Christmas Traditions, Journalism, Classical Music, Delayed Academics, and More
From the Editor
Thanksgiving has come and gone and the Christmas season is in full swing. Longer nights and early evenings are ushering us closer to the start of winter later this month, and the question of what to do about Christmas comes up yet again – how to focus on keeping thankful and generous hearts while preventing Madison Avenue from unduly influencing our families. It’s a challenge, and these reflections on TheHomeSchoolMom blog are encouraging and full of ideas for your homeschool Christmas:
- Fun Family Christmas Projects
- The Jesse Tree: Christmas Tradition and Resources for Homeschoolers
- The Christmas Question
- Did We Do Enough?
- Celebrating Christmas With School
- Inoculating Against Madison Avenue
Our featured article this issue highlights Rebecca’s favorite Christmas tradition – I think you will like it. Have a great Christmas, and enjoy the newsletter!
Mary Ann Kelley
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Joy at Five J’s shares the journalism course that she compiled for her 14 year old daughter when she couldn’t find anything ready-made that met her needs. Using the books, videos, online courses, and journalist resources that Joy shares, you can put together your own custom journalism course.
Cincinnati Public Radio “brings classical music’s great composers to life through music and stories” with the Classics for Kids® radio show. In addition to broadcasting the radio show, the website is full of useful resources including classical music games, lesson plans, activity sheets, interviews highlighting music-related careers, show archives grouped by period, a composer timeline, and more.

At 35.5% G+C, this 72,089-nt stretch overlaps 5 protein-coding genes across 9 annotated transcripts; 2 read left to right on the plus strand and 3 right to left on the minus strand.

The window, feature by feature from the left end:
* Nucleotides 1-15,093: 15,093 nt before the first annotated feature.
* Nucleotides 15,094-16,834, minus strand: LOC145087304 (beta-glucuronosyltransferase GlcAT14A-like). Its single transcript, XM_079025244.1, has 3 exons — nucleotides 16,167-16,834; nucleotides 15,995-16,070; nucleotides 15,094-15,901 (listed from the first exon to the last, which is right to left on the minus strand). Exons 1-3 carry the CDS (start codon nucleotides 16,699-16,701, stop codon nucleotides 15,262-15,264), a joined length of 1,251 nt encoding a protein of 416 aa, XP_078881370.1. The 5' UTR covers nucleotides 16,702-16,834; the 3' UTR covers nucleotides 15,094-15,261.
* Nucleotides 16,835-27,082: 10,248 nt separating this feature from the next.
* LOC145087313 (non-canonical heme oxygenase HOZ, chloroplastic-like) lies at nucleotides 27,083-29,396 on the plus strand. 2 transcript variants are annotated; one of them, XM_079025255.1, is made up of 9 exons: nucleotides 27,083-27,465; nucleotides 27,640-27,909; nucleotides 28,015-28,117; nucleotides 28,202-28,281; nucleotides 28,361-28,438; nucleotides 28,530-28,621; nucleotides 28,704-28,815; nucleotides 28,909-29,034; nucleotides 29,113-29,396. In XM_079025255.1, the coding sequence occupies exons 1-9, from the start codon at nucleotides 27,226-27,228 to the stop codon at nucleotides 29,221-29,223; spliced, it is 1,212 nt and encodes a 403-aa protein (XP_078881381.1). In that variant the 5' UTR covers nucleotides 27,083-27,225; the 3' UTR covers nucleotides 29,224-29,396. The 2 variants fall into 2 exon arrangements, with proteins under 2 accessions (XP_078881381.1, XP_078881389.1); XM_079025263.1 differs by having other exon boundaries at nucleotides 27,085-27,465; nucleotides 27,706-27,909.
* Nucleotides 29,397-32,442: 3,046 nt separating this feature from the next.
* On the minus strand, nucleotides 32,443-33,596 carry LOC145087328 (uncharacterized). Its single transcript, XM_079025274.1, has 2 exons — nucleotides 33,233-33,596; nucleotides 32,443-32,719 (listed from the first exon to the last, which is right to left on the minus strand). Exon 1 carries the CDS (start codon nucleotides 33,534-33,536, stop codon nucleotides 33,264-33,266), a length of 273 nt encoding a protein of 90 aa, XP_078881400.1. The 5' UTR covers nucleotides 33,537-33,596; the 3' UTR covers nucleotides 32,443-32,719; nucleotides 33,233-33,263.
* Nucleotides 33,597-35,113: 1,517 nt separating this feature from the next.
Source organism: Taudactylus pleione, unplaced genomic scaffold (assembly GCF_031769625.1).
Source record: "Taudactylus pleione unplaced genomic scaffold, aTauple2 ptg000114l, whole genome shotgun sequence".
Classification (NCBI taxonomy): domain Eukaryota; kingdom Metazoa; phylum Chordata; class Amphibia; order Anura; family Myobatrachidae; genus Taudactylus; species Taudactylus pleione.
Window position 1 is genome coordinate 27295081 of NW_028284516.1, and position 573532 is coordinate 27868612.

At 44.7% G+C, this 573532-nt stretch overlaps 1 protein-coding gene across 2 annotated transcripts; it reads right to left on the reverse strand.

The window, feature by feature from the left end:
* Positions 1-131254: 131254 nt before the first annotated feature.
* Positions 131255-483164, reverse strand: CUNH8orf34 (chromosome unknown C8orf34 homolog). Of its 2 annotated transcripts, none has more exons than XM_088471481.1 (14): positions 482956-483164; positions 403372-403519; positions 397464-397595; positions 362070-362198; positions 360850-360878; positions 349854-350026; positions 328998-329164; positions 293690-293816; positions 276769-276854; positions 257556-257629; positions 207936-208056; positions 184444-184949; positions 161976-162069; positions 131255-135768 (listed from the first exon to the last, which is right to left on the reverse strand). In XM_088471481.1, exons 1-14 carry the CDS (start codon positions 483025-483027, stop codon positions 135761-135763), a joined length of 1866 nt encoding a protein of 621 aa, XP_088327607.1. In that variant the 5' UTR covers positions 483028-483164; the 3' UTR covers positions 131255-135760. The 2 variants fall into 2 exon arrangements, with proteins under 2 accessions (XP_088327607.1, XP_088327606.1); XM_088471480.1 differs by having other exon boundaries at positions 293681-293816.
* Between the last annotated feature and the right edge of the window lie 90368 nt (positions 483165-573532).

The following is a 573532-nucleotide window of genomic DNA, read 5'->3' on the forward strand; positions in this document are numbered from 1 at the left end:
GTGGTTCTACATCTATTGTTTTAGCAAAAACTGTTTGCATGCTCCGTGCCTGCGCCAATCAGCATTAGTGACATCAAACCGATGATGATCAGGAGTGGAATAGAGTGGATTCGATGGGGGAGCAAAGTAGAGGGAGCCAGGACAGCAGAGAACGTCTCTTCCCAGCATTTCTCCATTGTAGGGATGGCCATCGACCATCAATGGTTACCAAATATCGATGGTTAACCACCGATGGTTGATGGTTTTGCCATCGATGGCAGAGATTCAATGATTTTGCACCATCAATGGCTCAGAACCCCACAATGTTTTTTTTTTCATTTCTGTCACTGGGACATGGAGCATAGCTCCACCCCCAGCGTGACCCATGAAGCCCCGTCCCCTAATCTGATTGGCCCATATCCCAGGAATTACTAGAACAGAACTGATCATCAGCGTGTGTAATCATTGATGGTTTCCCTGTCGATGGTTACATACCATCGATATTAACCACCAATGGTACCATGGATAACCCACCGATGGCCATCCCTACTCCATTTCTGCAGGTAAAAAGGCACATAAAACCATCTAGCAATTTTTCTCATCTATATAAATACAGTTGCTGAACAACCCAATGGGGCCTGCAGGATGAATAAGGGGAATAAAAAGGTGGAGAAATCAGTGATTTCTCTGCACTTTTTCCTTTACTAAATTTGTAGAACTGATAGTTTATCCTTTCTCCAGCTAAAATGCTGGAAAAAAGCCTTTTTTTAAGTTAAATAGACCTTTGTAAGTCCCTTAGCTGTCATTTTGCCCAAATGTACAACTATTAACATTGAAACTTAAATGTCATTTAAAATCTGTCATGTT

Last month’s featured article discussed how students can participate in citizen science at home. The
Weddell Seal Population Count Activity is an easy way for students to help scientists and get a feel for the practical aspects of field science. “Knowing ‘how many’ of any animal is one of the first questions researchers seek to answer when they study a population. Getting that answer is not always easy… Students can help scientists in the field monitor the Weddell seal population in McMurdo Sound, Antarctica. Using Satellite images students count the seal population over time in several traditional haul-out locations.” Just download the files (overview, background information for teachers, seal count tutorial, and source satellite images), and email your student’s counts to the email address on the page.
Recent Blog Posts
Our Favorite Homeschooling Christmas Tradition
by Rebecca Capuano
It’s like fall comes and then…
Boom! You’re getting ready for Christmas.
Now, I’m certain that many of you homeschoolers out there already have your December homeschool-worthy Christmas plans in the works before Thanksgiving rolls around, and, well…yay for you. Me? The thought of Christmas plans doesn’t usually seriously cross my mind until the turkey and dressing have become turkey sandwich leftovers.
That being said, it’s usually not too much of a deal to get prepared, because many of our family’s Christmas preparations are traditions that we do every year. No stress, no planning — just pull most of it down from the attic on Nov. 30 and let ‘er roll. Homeschoolers tend to be big tradition-ers; traditions, after all, are things we do as a family over and over again each year, and Christmas traditions are especially meaningful.
No doubt there is the Christmas tree, but many homeschoolers include uniquely teachable Christmas traditions that help kids truly understand the meaning of the holiday. Putting together a Jesse Tree, baking Christmas goodies for neighbors, purchasing gifts from a relief catalog for those in poverty, doing a Christmas unit study, and putting up the nativity are all December traditions in which our family engages — the things that make the season meaningful, educational, and special.
But there is one tradition that might just be my favorite of all…